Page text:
Anna Maria Lefons
GENERAL MANAGER - Hotel 8piuhotel
Anna Maria Lefons
H:
Tell us a little about yourself, about your personal experience before getting here, in this beautiful facility that welcomes us.
AML:
I have a degree in foreign languages and literature and initially wanted to be a literary translator because that was the field I specialised in and it was also my passion.
I started working in a hotel as a receptionist a bit by chance and discovered a world that got me involved and passionate. Ten years ago, in February 2013, I arrived at 8piuhotel, where I also started as a receptionist and then became head of department and later Director.
8piuhotel was established in Lecce in January 2013, it is a business hotel with 84 rooms, 5 meeting rooms and a restaurant.
H:
How is the staff working in the hotel organised?
AML:
We are twenty people, a young staff. Ours is a smart hotel, we offer the best in terms of service to always meet the needs of our guests, taking care of every single detail.
H:
If you were to point out areas of strength of this facility, what would they be?
AML:
In first place I would put human resources, a very high level of service, then attention to detail, the desire to make our guests’ stay enjoyable by adding value to their experience. This is consistently reflected in our brand reputation. We may offer the best services, but if they are not matched by a smile, by kindness, we will never achieve high levels of customer satisfaction.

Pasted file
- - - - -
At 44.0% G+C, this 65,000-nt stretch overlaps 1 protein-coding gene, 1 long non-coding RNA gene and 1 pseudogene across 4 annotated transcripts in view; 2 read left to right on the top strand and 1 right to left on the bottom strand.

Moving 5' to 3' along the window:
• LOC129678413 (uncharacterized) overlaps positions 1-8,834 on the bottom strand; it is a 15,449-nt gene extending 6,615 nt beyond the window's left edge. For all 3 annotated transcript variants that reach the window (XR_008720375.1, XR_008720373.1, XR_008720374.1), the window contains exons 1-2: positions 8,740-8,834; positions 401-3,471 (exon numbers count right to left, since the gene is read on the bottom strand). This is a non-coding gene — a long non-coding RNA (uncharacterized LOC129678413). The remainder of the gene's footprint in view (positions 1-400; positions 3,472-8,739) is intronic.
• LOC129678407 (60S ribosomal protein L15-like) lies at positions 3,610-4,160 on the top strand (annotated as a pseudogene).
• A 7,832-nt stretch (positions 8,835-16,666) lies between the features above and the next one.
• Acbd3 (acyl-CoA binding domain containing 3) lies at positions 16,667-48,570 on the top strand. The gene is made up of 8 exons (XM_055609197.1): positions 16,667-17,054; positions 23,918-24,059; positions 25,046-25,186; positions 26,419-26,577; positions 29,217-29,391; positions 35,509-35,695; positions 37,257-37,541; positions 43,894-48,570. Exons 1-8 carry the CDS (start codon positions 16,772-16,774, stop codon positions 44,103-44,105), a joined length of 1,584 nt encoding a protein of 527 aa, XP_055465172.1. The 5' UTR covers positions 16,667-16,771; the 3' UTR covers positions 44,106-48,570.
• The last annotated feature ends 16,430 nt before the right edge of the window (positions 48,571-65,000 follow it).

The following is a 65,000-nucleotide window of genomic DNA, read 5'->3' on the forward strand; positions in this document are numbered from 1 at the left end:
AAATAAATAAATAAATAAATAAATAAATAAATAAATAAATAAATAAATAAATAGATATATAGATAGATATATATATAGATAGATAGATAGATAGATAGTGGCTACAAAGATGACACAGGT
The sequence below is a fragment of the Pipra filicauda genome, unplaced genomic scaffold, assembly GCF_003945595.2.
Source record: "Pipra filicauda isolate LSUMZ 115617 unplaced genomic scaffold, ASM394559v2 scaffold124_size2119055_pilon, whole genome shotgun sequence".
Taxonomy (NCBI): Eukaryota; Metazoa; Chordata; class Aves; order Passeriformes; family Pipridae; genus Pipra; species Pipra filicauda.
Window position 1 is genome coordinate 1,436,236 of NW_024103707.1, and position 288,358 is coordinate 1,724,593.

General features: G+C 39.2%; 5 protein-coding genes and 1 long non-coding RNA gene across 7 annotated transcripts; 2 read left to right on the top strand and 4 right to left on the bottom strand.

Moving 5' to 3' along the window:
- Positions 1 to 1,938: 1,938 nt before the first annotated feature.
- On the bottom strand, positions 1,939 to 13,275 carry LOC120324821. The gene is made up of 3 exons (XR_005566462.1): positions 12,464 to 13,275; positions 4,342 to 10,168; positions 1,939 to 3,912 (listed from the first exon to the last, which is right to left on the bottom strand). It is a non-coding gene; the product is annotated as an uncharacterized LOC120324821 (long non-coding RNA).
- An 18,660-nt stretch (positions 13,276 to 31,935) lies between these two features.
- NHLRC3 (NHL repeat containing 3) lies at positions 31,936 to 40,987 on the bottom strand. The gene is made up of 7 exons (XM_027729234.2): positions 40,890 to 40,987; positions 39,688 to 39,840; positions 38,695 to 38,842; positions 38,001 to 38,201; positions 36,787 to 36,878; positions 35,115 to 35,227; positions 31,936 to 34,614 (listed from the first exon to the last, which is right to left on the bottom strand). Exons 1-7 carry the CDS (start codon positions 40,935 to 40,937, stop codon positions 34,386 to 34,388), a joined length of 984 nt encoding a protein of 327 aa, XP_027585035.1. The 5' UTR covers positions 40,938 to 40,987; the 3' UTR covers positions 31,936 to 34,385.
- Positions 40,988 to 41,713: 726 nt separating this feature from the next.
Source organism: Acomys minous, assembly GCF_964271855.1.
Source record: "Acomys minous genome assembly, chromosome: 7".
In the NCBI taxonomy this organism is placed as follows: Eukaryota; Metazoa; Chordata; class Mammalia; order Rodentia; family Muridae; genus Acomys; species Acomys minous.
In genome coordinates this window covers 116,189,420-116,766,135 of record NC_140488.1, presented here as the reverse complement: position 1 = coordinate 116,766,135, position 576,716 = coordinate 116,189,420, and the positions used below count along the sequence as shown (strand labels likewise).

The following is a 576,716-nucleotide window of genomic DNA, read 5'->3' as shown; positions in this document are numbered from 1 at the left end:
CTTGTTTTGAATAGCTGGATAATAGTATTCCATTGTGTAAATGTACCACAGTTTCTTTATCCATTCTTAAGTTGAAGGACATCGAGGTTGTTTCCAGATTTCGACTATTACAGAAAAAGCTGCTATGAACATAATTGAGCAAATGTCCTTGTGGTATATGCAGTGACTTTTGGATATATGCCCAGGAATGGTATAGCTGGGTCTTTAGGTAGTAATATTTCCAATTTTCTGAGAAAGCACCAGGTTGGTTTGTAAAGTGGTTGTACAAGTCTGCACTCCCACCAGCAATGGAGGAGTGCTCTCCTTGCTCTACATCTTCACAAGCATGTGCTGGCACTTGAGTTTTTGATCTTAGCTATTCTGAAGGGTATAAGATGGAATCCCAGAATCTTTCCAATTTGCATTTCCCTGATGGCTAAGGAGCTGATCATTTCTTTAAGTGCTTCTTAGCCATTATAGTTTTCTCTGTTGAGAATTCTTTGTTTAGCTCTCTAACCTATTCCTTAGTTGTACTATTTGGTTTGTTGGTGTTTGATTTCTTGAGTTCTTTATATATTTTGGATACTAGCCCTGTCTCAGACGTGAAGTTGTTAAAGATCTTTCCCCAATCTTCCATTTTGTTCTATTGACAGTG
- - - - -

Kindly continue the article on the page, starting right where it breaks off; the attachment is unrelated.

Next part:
H:
What critical aspects have you seen after this last historical period that has overwhelmed the world of hospitality?
AML:
One of the critical aspects we encountered was a perception of instability and uncertainty about the future and what would happen. Then everything resumed very naturally and easily, perhaps even better than before. Many foreign tourists have returned to Lecce, the normal rhythm has resumed, and our approach has also evolved for the better.
H:
So how has the guest changed?
AML:
Guests have become more demanding. Expectations have changed; they want to regain something that has been missing for a long time. Guests are less inclined to accept compromises and it is our job to satisfy them and at the same time guide them through their experience in the facility. We have to take care of the person with increasing attention.
H:
On the other hand, how has the staff evolved? Both professionally and humanly.
AML: